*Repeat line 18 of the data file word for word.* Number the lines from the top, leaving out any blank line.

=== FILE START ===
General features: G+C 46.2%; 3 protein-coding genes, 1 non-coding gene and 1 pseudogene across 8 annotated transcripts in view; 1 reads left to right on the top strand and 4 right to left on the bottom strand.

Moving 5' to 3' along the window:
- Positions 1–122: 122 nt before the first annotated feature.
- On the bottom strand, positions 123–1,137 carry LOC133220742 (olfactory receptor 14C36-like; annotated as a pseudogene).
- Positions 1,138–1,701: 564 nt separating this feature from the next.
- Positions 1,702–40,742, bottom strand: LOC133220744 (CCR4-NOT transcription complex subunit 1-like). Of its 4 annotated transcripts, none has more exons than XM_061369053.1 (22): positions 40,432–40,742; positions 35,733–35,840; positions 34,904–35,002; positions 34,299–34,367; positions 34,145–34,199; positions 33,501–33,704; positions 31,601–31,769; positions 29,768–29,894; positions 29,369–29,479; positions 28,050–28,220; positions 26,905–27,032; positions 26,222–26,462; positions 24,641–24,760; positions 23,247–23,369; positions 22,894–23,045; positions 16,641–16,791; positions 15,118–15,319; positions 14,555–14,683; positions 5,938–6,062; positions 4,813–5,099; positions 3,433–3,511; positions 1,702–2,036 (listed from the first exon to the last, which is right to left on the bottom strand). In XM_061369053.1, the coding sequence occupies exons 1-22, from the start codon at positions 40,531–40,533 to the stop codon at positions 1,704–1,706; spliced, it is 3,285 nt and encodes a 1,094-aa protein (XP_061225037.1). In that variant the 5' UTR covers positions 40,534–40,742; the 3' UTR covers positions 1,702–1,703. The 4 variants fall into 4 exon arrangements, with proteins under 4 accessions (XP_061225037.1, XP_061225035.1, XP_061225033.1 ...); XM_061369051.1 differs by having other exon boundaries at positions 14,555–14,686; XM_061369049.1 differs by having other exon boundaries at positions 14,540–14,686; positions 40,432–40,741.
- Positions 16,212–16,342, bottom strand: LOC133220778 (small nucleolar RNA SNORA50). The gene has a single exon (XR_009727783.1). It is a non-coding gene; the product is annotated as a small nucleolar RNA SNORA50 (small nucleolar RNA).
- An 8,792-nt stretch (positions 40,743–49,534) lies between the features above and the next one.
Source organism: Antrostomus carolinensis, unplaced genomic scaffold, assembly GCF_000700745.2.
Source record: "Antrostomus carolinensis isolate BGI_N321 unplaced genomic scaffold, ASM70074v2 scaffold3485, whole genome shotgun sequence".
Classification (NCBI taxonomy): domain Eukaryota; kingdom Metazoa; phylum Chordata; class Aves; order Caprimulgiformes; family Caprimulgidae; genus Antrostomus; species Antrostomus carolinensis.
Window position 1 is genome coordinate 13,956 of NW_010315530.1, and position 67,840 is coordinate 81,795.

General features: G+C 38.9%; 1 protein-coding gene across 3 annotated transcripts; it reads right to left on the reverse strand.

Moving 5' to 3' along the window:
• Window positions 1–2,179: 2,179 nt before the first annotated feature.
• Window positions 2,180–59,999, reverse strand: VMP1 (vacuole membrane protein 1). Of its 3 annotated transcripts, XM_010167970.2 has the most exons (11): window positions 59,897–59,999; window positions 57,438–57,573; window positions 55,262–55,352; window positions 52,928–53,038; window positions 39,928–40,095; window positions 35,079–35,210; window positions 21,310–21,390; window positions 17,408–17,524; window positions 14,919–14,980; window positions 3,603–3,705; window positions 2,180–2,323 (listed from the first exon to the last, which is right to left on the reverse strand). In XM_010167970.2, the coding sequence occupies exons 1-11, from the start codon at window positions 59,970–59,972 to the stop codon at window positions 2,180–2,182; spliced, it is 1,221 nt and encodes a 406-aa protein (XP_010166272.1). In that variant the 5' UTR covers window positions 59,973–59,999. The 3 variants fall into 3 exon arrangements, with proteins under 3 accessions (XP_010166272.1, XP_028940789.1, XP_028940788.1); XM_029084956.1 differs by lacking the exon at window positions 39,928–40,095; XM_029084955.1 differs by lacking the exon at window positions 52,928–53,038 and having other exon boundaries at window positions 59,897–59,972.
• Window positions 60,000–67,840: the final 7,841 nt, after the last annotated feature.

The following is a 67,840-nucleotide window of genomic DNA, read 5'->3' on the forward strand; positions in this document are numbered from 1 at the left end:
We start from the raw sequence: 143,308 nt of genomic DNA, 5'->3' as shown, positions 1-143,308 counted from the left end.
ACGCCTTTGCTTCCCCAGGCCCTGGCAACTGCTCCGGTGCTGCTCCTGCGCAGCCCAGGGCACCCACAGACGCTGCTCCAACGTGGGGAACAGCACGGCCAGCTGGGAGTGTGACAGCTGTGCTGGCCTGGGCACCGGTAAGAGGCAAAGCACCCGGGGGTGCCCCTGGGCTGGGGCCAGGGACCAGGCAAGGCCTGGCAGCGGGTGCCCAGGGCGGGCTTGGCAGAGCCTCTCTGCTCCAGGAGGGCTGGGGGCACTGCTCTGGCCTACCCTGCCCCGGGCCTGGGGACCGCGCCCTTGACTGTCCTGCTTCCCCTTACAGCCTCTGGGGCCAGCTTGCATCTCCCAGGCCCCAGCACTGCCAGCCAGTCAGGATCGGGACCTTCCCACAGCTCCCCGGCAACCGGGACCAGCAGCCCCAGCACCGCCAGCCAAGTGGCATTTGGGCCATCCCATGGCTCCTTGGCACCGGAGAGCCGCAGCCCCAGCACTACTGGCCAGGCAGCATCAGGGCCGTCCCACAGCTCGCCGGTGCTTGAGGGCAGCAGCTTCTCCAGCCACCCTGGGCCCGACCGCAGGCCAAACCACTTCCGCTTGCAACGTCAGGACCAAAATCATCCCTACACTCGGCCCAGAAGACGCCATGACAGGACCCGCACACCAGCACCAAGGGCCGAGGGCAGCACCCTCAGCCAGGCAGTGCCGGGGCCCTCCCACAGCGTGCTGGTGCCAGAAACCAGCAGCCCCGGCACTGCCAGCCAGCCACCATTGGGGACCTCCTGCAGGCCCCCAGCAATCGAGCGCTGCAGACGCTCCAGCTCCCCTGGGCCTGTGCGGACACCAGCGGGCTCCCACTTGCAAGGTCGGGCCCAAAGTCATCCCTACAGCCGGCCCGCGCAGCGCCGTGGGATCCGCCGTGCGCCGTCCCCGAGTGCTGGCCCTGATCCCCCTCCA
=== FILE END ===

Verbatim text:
The following is a 67,840-nucleotide window of genomic DNA, read 5'->3' on the forward strand; positions in this document are numbered from 1 at the left end: